webshit weekly

An annotated digest of the top "Hacker" "News" posts for the third week of May, 2018.

Completely Silent Computer
May 15, 2018 (comments)
Nadine Hurley takes up computer building as a hobby. Hackernews scoffs that perfectly silent computers have been available for a while now and are called iPhones, then name a handful of other fanless computers, then complain that half of them make noise anyway. Some daylight is burned trying to figure out what 'computer' means in the first place. Later, Hackernews lines up to name every piece of computer equipment they've ever purchased.

JavaScript is Good, Actually
May 15, 2018 (comments)
A webshit incorrectly decides that javascript is not a shitshow, because all of the bad design choices have excuses and workarounds. You just don't know javascript the way webshits do; it loves them and it only hits them when it's been drinking, which is not its fault. Hackernews is seized in a paroxysm of indecision; they can sort-of map javascript shit to the things they learned in Khan Academy computer science videos, but not quite... so is this a failing in javascript, to be a pile of bad implementations of questionable goals? Or is this a failing in computer science, to have posited concepts that javascript can't quite fully deploy? This conundrum proves to be insurmountable, so Hackernews settles in to enumerate every single programming language they've ever heard of, compare them all to javascript, and agree that as bad as it is, it's not C, which is hard and the people who use it are mean. Perl is not mentioned at all in the entire thread, which is an excellent reason to immediately use perl as often as possible.

US cell carriers are selling access to real-time phone location data
May 16, 2018 (comments)
Corporations with access to data sell the data. Hackernews spends their lunch break making secret accounts to confirm this groundbreaking news and go on to claim that it's not only endemic to the entire mobile device market but that there are in fact customers who wish to purchase access to the data. Other Hackernews take a break from buying and parsing this same data to mull over ways they can stop their employers from acting like shitheads, but soon reach the conclusion that there's no way to stop any misbehavior of any sort and the only logical response to the situation is to get paid to misbehave.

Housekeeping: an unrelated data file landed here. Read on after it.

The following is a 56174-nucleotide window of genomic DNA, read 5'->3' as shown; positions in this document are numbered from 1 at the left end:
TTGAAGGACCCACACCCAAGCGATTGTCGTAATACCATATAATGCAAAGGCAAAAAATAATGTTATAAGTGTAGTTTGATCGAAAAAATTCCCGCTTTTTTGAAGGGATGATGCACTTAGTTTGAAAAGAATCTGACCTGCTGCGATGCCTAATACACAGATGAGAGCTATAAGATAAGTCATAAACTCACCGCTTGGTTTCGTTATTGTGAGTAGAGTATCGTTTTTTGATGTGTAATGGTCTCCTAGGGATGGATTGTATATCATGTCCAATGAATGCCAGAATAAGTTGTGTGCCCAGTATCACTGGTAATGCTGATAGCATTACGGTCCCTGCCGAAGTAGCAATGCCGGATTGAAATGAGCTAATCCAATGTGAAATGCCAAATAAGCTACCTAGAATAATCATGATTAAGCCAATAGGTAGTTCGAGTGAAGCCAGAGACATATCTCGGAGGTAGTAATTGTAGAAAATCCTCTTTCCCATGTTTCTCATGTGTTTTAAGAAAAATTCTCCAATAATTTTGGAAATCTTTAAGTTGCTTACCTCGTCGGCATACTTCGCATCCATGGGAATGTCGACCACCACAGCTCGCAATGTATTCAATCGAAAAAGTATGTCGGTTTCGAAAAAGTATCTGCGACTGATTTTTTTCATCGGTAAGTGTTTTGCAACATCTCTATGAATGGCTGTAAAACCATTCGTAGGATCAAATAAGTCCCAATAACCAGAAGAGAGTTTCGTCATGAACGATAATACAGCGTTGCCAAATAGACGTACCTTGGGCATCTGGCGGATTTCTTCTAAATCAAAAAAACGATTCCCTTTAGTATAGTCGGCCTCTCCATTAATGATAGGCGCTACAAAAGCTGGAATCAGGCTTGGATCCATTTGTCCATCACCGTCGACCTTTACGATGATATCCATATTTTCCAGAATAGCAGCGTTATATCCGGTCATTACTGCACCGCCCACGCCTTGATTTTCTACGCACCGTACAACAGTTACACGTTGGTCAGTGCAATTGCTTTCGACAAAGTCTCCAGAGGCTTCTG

LocationSmart Leaked Location Data for All Major U.S. Carriers in Real Time
May 17, 2018 (comments)
One of the customers of the data from yesterday's story is found to have the data they paid for. A webshit figures out how to trick it into giving the data away for free. Hackernews bemoans the fact that this information was not used to cause the general population to rise up and strike down the people who employ most of Hackernews.

The Stuxnet worm may be the most sophisticated software ever written
May 18, 2018 (comments)
Some webshits glamorize malware. Hackernews disagrees, and thinks that other, more boring software should also be glamorized. To get to the bottom of whether the malware in question is sufficiently glamorous, Hackernews invents several engineering disciplines from first principles, then declares them all trivial. Once they're done deciding that nobody but Hackernews is qualified to have any opinions on warfare, they move on to clarify that nobody is qualified to have any opinion on anything at all.

A Wikipedia editor's long-running campaign
May 19, 2018 (comments)
An Internet points out that Wikipedia is unreliable because it is infested with assholes. Hackernews scrambles to be first in line to vomit forth half-baked technical solutions to get rid of assholes, then gets distracted by the question of whether it's worth getting rid of assholes, or whether there are even people alive who are not assholes. Nearly all of the discussions get derailed by pedantry regarding the complaints about the articles in question, leading to the world's first Wikipedia-editing cold war by proxy.

Getting Google to ban our entire company
May 20, 2018 (comments)
A Reddit, on a phone in a bathroom stall, accidentally flushes an entire company. Hackernews does not lend any credence to this story, because Google is flawless and would never deploy an automated system that accidentally fucks over an entire organization (except for the many, many times they do precisely that). When defending the honor of Google loses its luster, Hackernews moves on to telling war stories about other shitty customer support from other software companies, presumably to make Google feel better about being a pack of incompetent stooges.

82-Year-Old Japanese Woman Finds Success in Coding
May 21, 2018 (comments)
An old person has free time. Hackernews is smitten; any story about someone typing things on a computer is definitely the feel-good human-interest story they need after yesterday's harrowing brush with apostasy. After a while they forget what they're talking about and return to form, constructing an a-priori definition of learning and retconning dimly-remembered high school linguistics lessons to justify it. Noam Chomsky would be proud, if he weren't too busy training for the Dunning-Kruger Prize in International Politics.